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Edward O. Watson Jr. named director of university planning design and construction


   

Edward O. Watson Jr. Edward O. Watson Jr.

BLACKSBURG, Va., Nov. 18, 2010 – Edward O. Watson Jr., associate vice chancellor, facilities management services for the Virginia Community College System, has been named director of university planning design and construction at Virginia Tech. He will begin his position Jan. 1, 2011.

Reporting to the associate vice president for facilities services, Watson will provide leadership for the development, delivery, and close-out of all university new construction and renovation projects in accordance with university and Commonwealth of Virginia policies, procedures, and guidelines. In addition, he will oversee the engineering, modeling, and regulatory compliance of various campus infrastructure systems such as storm water, domestic water, and sanitary sewer, as well as the interface of these systems with the local municipalities. Watson will supervise several units in Facilities Services, including Project Development and Management, Business and Contracts Management, Site Development and Compliance, and Customer Service.

As the associate vice chancellor of facilities management services for the Virginia Community College System since 2001, Watson was responsible for all facilities-related issues for more than 8.8 million-square-feet of academic space. He managed all capital outlay programs for the entire 40-campus community college system.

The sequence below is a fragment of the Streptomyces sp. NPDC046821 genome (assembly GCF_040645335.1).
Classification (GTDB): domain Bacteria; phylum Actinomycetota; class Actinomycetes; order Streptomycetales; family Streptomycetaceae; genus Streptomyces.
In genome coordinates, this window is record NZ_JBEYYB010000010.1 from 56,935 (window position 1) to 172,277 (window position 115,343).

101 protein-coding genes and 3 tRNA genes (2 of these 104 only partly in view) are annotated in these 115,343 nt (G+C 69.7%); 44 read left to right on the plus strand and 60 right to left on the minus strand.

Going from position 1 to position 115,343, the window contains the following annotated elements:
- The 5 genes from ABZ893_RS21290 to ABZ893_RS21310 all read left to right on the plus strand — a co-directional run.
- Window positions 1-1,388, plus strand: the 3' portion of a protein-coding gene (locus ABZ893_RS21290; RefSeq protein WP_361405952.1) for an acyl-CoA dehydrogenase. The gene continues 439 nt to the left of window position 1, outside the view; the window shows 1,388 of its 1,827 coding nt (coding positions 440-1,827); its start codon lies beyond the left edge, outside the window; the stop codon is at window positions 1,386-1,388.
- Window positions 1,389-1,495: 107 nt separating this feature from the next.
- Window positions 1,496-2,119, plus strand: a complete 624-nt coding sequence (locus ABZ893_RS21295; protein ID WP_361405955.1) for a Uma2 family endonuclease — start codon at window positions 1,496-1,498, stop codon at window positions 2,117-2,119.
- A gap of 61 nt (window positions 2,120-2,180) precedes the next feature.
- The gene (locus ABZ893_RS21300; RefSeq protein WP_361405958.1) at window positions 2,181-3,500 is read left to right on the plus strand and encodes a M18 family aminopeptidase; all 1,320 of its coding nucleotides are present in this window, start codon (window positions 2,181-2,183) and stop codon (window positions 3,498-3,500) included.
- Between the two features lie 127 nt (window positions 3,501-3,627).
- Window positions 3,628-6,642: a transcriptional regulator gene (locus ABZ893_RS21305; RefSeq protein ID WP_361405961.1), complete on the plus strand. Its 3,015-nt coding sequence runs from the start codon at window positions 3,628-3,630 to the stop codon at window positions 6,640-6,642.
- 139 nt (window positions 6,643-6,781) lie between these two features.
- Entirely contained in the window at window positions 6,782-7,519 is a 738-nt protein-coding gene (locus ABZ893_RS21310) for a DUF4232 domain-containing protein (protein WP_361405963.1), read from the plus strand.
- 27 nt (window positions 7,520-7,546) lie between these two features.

From 1995 to 2001, he served as director of architecture and engineering services for the Virginia Department of Corrections. From 1991 to 1995, Watson was director of project management for Durham (N.C.) County Government. He also held posts as assistant county engineering for Durham County; utility engineering for the City of Petersburg, Va.; and district engineering for Gould’s Pumps, Inc. in Seneca Falls, N.Y.

Watson is a member of the American Society of Civil Engineers, the Association of Higher Education Facilities Officers, and the Construction and Maintenance Institute. He received a Master of Business Administration degree from Virginia Commonwealth University and a bachelor’s degree from West Virginia University Institute of Technology.

Dedicated to its motto, Ut Prosim (That I May Serve), Virginia Tech takes a hands-on, engaging approach to education, preparing scholars to be leaders in their fields and communities. As the commonwealth’s most comprehensive university and its leading research institution, Virginia Tech offers 225 undergraduate and graduate degree programs to more than 31,000 students and manages a research portfolio of $496 million. The university fulfills its land-grant mission of transforming knowledge to practice through technological leadership and by fueling economic growth and job creation locally, regionally, and across Virginia.